Effects of Nicotine on Brain Activity as Measured by fMRI
- Nicotine addiction is common among people who smoke tobacco, and the addictive properties of nicotine make smoking cessation difficult even for people who want to quit. Research has shown that smoking causes changes in the brain that lead to addiction and craving, but more research is needed to determine how different doses of nicotine and different intervals of receiving nicotine affect brain function. A greater understanding of nicotine's effect on the brain, as studied through functional magnetic resonance imaging (fMRI), may improve the effectiveness of smoking cessation therapies and treatments.
- To determine the effects of nicotine on brain function and chemistry in experienced cigarette smokers.
- Current smokers (at least 20 cigarettes per day for at least 1 year) between 18 and 50 years of age.
- The study involves five separate research experiments. Most participants will be involved in only one experiment.
- The experiments will evaluate brain activity and function using fMRI. Participants will be trained in a series of tests on cognitive function before beginning the experimental part of the study.
- Experiment 1: Participants will have three fMRI scan sessions after receiving different dose levels of intravenous nicotine.
- Experiment 2: Participants will have four fMRI scan sessions after receiving two doses of nicotine separated by 1/4, 1/2, 3, and 24 hours.
- Experiment 3: Participants will have two sets of nicotine injections separated by 45 minutes, with each injection series containing five rapid injections of small amounts of nicotine (to mimic five puffs on a cigarette).
- Experiment 4: Participants will have three fMRI sessions after receiving a single injection of nicotine at three different rates (over 15, 60, or 120 seconds). In addition there will be three more sessions involving a nicotine patch and a nicotine injection as well as a placebo session.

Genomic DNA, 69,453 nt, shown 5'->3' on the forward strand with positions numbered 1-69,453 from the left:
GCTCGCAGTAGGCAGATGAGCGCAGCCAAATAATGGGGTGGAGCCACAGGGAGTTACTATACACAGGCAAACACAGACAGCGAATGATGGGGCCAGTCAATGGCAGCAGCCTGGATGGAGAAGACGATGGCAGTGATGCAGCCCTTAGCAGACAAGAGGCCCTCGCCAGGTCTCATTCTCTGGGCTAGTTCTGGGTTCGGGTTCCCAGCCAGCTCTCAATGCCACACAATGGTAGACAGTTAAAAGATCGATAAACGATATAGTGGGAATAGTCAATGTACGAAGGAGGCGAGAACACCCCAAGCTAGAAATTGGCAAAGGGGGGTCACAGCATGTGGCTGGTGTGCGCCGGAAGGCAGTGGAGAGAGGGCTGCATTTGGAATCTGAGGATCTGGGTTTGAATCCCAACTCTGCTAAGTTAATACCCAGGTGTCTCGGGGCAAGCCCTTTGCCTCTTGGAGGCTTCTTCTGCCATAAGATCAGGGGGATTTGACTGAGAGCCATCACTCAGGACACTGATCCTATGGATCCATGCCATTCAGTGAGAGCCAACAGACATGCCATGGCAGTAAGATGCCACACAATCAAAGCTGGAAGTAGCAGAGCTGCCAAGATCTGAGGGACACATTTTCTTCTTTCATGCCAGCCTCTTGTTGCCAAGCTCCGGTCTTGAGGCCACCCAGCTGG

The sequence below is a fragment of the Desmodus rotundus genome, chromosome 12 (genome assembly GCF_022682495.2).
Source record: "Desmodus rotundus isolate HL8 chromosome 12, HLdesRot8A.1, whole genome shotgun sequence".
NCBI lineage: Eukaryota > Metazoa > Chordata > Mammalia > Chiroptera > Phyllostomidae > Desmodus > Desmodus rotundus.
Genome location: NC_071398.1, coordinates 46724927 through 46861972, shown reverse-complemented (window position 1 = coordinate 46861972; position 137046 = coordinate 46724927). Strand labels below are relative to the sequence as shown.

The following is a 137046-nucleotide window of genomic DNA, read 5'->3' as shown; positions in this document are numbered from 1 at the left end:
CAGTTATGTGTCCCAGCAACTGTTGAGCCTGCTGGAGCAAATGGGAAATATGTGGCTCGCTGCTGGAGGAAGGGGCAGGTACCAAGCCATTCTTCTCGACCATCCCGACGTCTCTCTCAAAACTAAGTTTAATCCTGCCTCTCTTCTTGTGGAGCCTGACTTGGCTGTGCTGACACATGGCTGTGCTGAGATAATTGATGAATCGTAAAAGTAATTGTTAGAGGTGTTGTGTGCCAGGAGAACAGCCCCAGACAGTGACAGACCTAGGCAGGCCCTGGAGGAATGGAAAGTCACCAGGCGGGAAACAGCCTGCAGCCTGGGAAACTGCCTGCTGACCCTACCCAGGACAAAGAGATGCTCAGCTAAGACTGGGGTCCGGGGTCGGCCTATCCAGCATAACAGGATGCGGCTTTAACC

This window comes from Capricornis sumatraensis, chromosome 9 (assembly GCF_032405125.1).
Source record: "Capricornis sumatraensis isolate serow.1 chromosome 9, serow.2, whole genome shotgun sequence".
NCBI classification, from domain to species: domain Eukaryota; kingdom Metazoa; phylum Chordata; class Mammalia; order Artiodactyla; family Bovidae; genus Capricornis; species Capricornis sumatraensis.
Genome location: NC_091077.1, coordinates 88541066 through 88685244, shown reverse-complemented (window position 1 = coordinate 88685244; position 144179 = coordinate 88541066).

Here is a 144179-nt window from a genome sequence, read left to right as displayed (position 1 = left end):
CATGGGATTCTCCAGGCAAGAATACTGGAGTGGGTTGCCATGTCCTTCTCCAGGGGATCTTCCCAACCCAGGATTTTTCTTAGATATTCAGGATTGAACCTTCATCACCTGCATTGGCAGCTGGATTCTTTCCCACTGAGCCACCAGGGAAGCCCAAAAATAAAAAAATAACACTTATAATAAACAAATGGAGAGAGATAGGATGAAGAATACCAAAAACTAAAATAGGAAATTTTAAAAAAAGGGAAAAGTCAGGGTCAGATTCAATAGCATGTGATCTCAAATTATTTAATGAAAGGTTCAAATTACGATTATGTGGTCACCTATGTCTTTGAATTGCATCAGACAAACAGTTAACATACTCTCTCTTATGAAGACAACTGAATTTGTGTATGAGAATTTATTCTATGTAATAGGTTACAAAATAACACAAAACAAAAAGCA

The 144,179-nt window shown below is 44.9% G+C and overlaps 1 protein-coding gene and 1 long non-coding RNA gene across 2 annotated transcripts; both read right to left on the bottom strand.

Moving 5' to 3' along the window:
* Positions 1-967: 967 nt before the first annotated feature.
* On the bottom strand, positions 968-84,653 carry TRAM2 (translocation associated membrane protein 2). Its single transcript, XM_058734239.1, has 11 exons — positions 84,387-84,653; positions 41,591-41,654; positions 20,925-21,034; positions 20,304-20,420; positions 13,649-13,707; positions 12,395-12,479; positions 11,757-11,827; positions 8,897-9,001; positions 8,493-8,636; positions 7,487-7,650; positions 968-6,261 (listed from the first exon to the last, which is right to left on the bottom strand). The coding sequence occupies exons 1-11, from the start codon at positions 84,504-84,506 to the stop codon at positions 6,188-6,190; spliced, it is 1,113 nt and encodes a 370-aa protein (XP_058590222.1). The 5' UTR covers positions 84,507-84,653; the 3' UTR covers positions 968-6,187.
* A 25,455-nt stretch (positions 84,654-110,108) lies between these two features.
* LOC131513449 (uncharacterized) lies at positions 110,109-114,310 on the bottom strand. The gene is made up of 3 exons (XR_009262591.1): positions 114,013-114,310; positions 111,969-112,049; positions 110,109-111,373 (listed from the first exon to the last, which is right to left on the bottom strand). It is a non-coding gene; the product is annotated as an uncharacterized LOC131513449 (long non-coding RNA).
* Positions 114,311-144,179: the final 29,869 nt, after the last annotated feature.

- Experiment 5: Participants will have three fMRI sessions that will involve looking at different kinds of pictures related to or not related to smoking after receiving a single injection of nicotine.
- Participants will also provide blood samples for further study....
|Official Title:||Effects of Nicotine on Brain Activity as Measured by fMRI|
|Study Start Date:||August 6, 2002|
|Estimated Study Completion Date:||July 25, 2011|
The overall goal of this protocol is to employ fMRI to define nicotine's neural pharmacokinetic and pharmacodynamic properties and neurochemical sites and mechanisms of action in experienced smokers and to correlate these with monoamine and nicotinic receptor genotypes as well as to determine behavioral correlates of nicotine during various conditions of delivery and regress behavioral correlates of nicotine administration against neuroanatomical sites of activation across subjects.
The study population will consist of adult (18-50 y.o.) non-treatment seeking smokers. Subjects must smoke at least 20 cigarettes per day for at least 1 year. They cannot be dependent on any drug or alcohol except nicotine and caffeine. In addition, they must be appropriate candidates for fMRI scanning.
The study is divided into 5 separate arms with a maximum of two arms being conducted at one time. The experimental arms explore the effect of intravenous nicotine delivery with respect to the following parameters: dosage, interval of delivery, rate of delivery and emotional processing. Specifically the arms are as follows: Experiment 1: 3 fMRI scan sessions each administering either 0.25, 0.75 and 1.5 mg IV nicotine; Experiment 2: 4 fMRI scan sessions administering two doses of 1.25 mg nicotine separated by 0.25, 0.75, 3 and 24 hours; Experiment 3: two injection series separated by 45 minutes, each injection series containing 5 rapid injections of 0.25 mg each, much like 5 puffs on a cigarette; Experiment 4: 3 fMRI sessions administering a single injection of 1.5 mg nicotine at 3 different rates- over 15, 60 or 120 seconds; and Experiment 5: 3 fMRI session administering 1.5 mg nicotine followed by exposure to either neutral, negative, or positive affect pictures. Since experimental arms are conducted in series, rather than in parallel, there are very few subjects common to more than one experimental arm.
The relevant outcome measures in this study are the behavioral and physiological effects and the patterns of brain regions activated (or suppressed) following the intravenous administration of nicotine across varying doses, intervals, rates and the effect on these parameters of emotional processing in the context of nicotine of stimuli with different affective valence.
Please refer to this study by its ClinicalTrials.gov identifier: NCT01037153
|United States, Maryland|
|National Institute on Drug Abuse, Biomedical Research Center (BRC)|
|Baltimore, Maryland, United States, 21224|